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The moral equality of combatants
The moral equality of combatants

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Jus ad Bellum
The conditions that specify when it is morally permissible to go to war.
Jus in Bello
The conditions that specify what actions are morally permissible in war.
Just War Tradition
A long historical tradition, starting with St Augustine, which lays out a set of conditions that say when a war is just, and when killing in a war is permissible. Standardly the Just War Tradition presents Jus ad Bellum conditions and Jus in Bello conditions: if these are met, then the combatants are fighting justly; if not, then they are fighting unjustly.
Someone is liable to a harm if they have no right not to be harmed. If they have a right not to be harmed, they are immune from that harm and they ought not to be harmed. If they are liable to be harmed, then they are not immune from that harm, and it may be permissible to harm them.
material non-innocence
The state of being a physical or material threat, contrasted with moral non-innocence and with material innocence.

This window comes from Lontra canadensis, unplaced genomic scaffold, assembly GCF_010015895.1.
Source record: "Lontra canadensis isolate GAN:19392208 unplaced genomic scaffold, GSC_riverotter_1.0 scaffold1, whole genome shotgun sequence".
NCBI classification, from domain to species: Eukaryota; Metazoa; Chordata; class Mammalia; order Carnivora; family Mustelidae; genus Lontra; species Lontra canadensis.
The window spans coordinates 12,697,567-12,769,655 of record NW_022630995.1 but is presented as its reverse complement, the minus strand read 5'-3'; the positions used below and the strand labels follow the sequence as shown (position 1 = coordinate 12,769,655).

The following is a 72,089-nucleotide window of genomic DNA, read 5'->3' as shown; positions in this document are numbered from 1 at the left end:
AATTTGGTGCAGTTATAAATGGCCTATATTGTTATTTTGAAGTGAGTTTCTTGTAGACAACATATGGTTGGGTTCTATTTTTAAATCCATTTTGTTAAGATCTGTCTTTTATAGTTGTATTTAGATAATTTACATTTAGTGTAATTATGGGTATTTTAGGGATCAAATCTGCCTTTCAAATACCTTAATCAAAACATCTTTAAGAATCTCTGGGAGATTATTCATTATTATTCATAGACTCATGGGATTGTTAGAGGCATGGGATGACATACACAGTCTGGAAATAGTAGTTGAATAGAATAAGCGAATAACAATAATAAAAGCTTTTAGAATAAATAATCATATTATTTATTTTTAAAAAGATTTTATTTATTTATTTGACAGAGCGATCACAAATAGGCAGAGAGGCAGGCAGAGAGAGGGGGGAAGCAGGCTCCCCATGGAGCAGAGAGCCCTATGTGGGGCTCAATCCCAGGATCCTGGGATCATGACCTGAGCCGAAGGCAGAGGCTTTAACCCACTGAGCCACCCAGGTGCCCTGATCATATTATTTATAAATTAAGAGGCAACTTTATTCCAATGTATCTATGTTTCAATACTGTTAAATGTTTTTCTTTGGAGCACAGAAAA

moral non-innocence and material innocence
The term ‘innocence’ derives from the Latin word nocentes, which means people who are threatening or injurious. In the Just War Tradition but not in ordinary discourse, innocence tends to mean material innocence, and contrasts with harming, not with guilt or culpability.
moral equality of combatants (MEC)
Combatants on both sides of a war, regardless of the justice of their cause, are equally permitted to kill each other and equally liable to be killed (see liability).
moral non-innocence
The state of being morally culpable, contrasted with
material non-innocence
In ordinary discourse, but not in the Just War Tradition. The opposite of innocence is guilt, or culpability; that is, we tend to mean moral innocence and moral non-innocence.